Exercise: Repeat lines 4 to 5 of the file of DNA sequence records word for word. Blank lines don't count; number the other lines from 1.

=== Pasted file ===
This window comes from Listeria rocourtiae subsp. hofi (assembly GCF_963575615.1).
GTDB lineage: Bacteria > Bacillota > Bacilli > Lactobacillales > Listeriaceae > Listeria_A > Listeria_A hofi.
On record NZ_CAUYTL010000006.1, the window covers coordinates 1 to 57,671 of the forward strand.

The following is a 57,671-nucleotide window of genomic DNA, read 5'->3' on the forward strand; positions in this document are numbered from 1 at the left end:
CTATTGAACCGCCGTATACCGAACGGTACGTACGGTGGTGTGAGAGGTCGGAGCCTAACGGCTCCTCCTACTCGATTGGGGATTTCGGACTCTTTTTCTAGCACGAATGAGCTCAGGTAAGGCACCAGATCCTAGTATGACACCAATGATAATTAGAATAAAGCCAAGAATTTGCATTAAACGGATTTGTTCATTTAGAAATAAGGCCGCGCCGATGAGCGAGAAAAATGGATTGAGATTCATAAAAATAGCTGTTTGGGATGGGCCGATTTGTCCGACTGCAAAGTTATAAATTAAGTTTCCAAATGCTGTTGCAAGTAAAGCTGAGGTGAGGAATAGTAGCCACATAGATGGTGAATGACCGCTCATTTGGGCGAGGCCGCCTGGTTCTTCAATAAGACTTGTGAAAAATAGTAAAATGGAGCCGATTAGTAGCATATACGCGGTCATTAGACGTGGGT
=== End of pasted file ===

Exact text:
The following is a 57,671-nucleotide window of genomic DNA, read 5'->3' on the forward strand; positions in this document are numbered from 1 at the left end:
CTATTGAACCGCCGTATACCGAACGGTACGTACGGTGGTGTGAGAGGTCGGAGCCTAACGGCTCCTCCTACTCGATTGGGGATTTCGGACTCTTTTTCTAGCACGAATGAGCTCAGGTAAGGCACCAGATCCTAGTATGACACCAATGATAATTAGAATAAAGCCAAGAATTTGCATTAAACGGATTTGTTCATTTAGAAATAAGGCCGCGCCGATGAGCGAGAAAAATGGATTGAGATTCATAAAAATAGCTGTTTGGGATGGGCCGATTTGTCCGACTGCAAAGTTATAAATTAAGTTTCCAAATGCTGTTGCAAGTAAAGCTGAGGTGAGGAATAGTAGCCACATAGATGGTGAATGACCGCTCATTTGGGCGAGGCCGCCTGGTTCTTCAATAAGACTTGTGAAAAATAGTAAAATGGAGCCGATTAGTAGCATATACGCGGTCATTAGACGTGGGT